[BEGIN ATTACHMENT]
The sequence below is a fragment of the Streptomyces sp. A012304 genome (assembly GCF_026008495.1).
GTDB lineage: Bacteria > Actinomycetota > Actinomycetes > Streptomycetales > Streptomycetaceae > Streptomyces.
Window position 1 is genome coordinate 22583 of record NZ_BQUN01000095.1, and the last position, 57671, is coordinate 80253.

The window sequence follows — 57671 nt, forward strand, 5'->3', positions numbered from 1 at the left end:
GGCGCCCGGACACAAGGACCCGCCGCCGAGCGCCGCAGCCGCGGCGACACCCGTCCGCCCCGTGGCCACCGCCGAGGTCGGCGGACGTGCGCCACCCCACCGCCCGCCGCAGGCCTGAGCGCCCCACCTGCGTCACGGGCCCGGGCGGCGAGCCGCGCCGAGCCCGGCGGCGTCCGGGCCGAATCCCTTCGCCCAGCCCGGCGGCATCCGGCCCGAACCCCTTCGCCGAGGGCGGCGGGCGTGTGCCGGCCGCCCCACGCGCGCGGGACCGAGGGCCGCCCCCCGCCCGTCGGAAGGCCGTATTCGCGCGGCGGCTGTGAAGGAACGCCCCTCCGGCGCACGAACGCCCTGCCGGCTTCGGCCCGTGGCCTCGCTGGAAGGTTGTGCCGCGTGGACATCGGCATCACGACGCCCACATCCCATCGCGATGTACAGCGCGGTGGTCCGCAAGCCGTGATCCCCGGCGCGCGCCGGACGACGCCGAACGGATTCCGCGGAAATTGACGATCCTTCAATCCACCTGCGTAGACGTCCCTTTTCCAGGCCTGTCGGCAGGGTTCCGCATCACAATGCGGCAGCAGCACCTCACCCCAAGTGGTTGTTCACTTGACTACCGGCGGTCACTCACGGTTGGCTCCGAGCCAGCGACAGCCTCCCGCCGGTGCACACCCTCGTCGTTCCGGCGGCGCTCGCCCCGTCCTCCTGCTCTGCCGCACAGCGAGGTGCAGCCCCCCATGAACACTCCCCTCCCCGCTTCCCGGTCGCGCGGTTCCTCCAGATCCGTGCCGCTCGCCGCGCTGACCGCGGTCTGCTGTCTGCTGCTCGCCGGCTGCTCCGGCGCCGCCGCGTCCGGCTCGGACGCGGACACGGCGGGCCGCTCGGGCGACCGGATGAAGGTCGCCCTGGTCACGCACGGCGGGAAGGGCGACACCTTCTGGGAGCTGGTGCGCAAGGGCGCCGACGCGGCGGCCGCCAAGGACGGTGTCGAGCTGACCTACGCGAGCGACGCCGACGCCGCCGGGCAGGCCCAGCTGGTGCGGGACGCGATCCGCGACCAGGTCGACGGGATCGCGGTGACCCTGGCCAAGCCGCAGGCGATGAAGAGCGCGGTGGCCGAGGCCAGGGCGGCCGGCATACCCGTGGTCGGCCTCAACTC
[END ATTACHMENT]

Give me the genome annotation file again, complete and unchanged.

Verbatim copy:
The sequence below is a fragment of the Streptomyces sp. A012304 genome (assembly GCF_026008495.1).
GTDB lineage: Bacteria > Actinomycetota > Actinomycetes > Streptomycetales > Streptomycetaceae > Streptomyces.
Window position 1 is genome coordinate 22583 of record NZ_BQUN01000095.1, and the last position, 57671, is coordinate 80253.

The window sequence follows — 57671 nt, forward strand, 5'->3', positions numbered from 1 at the left end:
GGCGCCCGGACACAAGGACCCGCCGCCGAGCGCCGCAGCCGCGGCGACACCCGTCCGCCCCGTGGCCACCGCCGAGGTCGGCGGACGTGCGCCACCCCACCGCCCGCCGCAGGCCTGAGCGCCCCACCTGCGTCACGGGCCCGGGCGGCGAGCCGCGCCGAGCCCGGCGGCGTCCGGGCCGAATCCCTTCGCCCAGCCCGGCGGCATCCGGCCCGAACCCCTTCGCCGAGGGCGGCGGGCGTGTGCCGGCCGCCCCACGCGCGCGGGACCGAGGGCCGCCCCCCGCCCGTCGGAAGGCCGTATTCGCGCGGCGGCTGTGAAGGAACGCCCCTCCGGCGCACGAACGCCCTGCCGGCTTCGGCCCGTGGCCTCGCTGGAAGGTTGTGCCGCGTGGACATCGGCATCACGACGCCCACATCCCATCGCGATGTACAGCGCGGTGGTCCGCAAGCCGTGATCCCCGGCGCGCGCCGGACGACGCCGAACGGATTCCGCGGAAATTGACGATCCTTCAATCCACCTGCGTAGACGTCCCTTTTCCAGGCCTGTCGGCAGGGTTCCGCATCACAATGCGGCAGCAGCACCTCACCCCAAGTGGTTGTTCACTTGACTACCGGCGGTCACTCACGGTTGGCTCCGAGCCAGCGACAGCCTCCCGCCGGTGCACACCCTCGTCGTTCCGGCGGCGCTCGCCCCGTCCTCCTGCTCTGCCGCACAGCGAGGTGCAGCCCCCCATGAACACTCCCCTCCCCGCTTCCCGGTCGCGCGGTTCCTCCAGATCCGTGCCGCTCGCCGCGCTGACCGCGGTCTGCTGTCTGCTGCTCGCCGGCTGCTCCGGCGCCGCCGCGTCCGGCTCGGACGCGGACACGGCGGGCCGCTCGGGCGACCGGATGAAGGTCGCCCTGGTCACGCACGGCGGGAAGGGCGACACCTTCTGGGAGCTGGTGCGCAAGGGCGCCGACGCGGCGGCCGCCAAGGACGGTGTCGAGCTGACCTACGCGAGCGACGCCGACGCCGCCGGGCAGGCCCAGCTGGTGCGGGACGCGATCCGCGACCAGGTCGACGGGATCGCGGTGACCCTGGCCAAGCCGCAGGCGATGAAGAGCGCGGTGGCCGAGGCCAGGGCGGCCGGCATACCCGTGGTCGGCCTCAACTC